Individuals and organisations involved
During the blocksize war, there were several high-profile participants on both sides of the debate. Here are some of the most prominent figures and organizations involved:
Supporters of increasing the block size:
- Roger Ver, also known as “Bitcoin Jesus,” was a prominent Bitcoin investor and entrepreneur who was a vocal supporter of increasing the block size limit. He later became a leading figure in the Bitcoin Cash community.
- Gavin Andresen was a prominent Bitcoin developer and one of the earliest supporters of Bitcoin. He advocated for a block size increase and even proposed a code change that would have increased the block size limit to 20 MB.
- Bitmain is a China-based company that produces Bitcoin mining hardware. It was a major supporter of increasing the block size limit, and later became a driving force behind the creation of Bitcoin Cash.
- Mike Hearn was a former Google engineer who became a Bitcoin developer. He was a vocal supporter of increasing the block size limit and wrote a widely read blog post in 2016 in which he announced that he was leaving the Bitcoin project due to the scaling debate.
- Bitcoin Unlimited: Bitcoin Unlimited was a software project that aimed to increase the block size limit and provide miners with greater control over the Bitcoin protocol.
Opponents of increasing the block size:
- Adam Back is a prominent cypherpunk and the inventor of the hashcash proof-of-work system, which was later used in Bitcoin. He was a vocal opponent of increasing the block size limit, arguing that it would lead to centralization and harm the security of the network.
- Blockstream is a Bitcoin technology company that was founded by several prominent Bitcoin developers, including Adam Back. The company was a leading opponent of increasing the block size limit and instead advocated for the use of off-chain scaling solutions such as the Lightning Network.
- Peter Todd is a Bitcoin developer and security expert who was a vocal opponent of increasing the block size limit. He argued that a block size increase would harm the security of the network and that off-chain scaling solutions were a better option.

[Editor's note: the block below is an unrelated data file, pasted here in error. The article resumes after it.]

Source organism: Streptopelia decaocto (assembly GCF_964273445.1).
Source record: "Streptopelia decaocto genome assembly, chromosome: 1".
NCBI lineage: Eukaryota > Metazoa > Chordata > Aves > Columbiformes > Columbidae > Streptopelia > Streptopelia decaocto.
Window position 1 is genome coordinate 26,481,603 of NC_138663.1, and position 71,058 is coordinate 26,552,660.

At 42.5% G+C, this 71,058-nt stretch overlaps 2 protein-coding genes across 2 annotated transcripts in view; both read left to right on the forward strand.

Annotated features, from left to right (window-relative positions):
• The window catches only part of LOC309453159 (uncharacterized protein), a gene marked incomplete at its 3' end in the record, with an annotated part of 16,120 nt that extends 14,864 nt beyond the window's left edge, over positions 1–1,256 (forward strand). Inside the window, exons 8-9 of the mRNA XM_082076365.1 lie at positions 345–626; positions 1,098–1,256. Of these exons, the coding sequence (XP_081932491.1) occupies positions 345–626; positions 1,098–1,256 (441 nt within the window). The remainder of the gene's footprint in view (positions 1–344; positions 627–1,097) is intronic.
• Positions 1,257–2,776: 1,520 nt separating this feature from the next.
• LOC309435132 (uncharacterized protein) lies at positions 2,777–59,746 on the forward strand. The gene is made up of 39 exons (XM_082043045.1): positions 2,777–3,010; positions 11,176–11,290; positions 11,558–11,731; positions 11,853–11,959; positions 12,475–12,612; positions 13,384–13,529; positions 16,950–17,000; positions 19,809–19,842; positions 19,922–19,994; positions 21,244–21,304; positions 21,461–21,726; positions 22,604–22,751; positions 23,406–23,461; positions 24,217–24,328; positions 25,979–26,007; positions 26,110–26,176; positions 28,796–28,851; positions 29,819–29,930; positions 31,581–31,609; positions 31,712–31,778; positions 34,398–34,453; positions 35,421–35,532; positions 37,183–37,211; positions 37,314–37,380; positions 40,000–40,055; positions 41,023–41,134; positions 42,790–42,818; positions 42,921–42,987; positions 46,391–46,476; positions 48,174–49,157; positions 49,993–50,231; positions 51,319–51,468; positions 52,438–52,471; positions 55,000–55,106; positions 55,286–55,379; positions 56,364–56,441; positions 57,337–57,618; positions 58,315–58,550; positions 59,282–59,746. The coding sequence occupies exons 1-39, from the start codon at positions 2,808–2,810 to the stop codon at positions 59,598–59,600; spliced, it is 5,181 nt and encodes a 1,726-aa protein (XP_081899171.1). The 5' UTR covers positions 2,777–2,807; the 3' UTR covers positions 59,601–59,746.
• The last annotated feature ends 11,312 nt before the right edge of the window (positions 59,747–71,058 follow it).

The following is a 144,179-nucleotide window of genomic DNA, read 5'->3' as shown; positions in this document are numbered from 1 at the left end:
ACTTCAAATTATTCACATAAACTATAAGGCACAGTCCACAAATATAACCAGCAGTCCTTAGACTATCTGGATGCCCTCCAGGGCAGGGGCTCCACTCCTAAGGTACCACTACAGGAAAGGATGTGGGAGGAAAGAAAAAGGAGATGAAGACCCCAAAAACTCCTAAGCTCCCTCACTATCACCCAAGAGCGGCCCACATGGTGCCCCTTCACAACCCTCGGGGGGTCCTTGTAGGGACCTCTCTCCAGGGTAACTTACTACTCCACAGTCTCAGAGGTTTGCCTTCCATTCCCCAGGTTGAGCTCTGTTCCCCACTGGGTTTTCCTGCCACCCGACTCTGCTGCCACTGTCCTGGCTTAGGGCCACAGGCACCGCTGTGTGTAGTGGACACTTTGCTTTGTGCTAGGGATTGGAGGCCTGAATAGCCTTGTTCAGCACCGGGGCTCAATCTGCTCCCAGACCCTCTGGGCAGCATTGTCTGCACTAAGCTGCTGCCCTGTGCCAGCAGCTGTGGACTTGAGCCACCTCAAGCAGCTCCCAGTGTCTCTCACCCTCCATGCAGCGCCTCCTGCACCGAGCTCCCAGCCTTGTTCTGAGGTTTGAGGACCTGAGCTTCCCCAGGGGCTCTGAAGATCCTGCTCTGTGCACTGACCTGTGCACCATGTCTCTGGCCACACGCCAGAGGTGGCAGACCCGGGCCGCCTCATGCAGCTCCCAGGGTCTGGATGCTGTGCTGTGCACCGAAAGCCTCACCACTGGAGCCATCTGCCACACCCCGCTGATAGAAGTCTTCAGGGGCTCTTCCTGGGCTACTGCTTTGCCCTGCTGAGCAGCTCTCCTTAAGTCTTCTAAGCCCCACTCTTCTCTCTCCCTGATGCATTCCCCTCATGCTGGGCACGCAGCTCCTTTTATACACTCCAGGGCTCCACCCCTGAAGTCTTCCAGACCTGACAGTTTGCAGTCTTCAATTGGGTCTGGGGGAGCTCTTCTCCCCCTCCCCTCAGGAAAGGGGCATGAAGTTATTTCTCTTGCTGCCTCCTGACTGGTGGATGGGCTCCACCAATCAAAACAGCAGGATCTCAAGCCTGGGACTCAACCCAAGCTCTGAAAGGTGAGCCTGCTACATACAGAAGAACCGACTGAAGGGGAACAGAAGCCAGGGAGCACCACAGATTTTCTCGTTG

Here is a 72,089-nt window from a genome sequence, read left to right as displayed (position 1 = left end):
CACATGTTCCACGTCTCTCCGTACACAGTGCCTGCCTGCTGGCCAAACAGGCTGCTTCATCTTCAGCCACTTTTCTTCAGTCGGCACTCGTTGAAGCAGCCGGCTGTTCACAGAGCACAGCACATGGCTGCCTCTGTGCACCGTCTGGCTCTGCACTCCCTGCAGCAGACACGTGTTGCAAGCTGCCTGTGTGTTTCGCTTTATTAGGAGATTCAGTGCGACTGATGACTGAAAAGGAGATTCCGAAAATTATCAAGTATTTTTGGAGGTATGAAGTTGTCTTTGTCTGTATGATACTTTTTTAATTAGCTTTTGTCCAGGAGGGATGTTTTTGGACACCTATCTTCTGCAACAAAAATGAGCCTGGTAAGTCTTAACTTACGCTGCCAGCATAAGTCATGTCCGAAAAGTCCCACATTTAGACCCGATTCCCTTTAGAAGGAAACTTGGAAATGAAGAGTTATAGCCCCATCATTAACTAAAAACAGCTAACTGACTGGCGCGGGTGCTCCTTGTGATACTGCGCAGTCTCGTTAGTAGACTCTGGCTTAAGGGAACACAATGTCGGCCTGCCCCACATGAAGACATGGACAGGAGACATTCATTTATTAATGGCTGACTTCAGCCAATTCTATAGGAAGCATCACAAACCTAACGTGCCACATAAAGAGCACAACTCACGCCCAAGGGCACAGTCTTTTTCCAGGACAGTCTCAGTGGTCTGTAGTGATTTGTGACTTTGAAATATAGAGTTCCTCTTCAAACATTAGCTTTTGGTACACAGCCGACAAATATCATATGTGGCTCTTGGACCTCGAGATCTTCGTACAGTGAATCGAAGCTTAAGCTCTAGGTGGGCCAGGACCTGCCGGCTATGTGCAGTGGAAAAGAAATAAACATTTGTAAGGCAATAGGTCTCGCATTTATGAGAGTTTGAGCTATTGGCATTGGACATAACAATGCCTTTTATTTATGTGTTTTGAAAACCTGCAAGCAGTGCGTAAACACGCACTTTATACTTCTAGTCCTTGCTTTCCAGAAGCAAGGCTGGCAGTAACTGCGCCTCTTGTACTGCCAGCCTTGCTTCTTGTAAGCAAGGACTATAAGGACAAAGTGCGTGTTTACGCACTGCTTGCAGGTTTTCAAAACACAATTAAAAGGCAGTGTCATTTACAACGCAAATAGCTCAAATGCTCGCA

- Andreas Antonopoulos is a well-known Bitcoin educator, author, and speaker who was a vocal opponent of increasing the block size limit. He argued that a block size increase would harm the security and decentralization of the Bitcoin network.
- Eric Lombrozo is a Bitcoin developer and the co-founder of Ciphrex, a blockchain technology company. He was a vocal opponent of increasing the block size limit and advocated for the use of off-chain scaling solutions.
- The Bitcoin Core Development Team is a group of developers who contribute to the development of the Bitcoin protocol. The team was largely opposed to increasing the block size limit and instead advocated for the use of off-chain scaling solutions such as Segregated Witness (SegWit) and the Lightning Network.
Coinbase was one of the largest bitcoin exchanges at the time and had a significant stake in the outcome of the debate. The company initially supported an increase in the block size limit and even signed the controversial “New York Agreement” in 2017, which aimed to increase the block size limit to 2 MB. However, after the agreement fell apart and the community failed to reach a consensus on a block size increase, Coinbase shifted its stance and began supporting off-chain scaling solutions such as SegWit and the Lightning Network.
The blocksize war was a complex and multifaceted debate, which highlighted the challenges of making changes to a decentralized network with no central authority, and the need for the Bitcoin community to work together to find solutions that balance efficiency, security, and decentralization.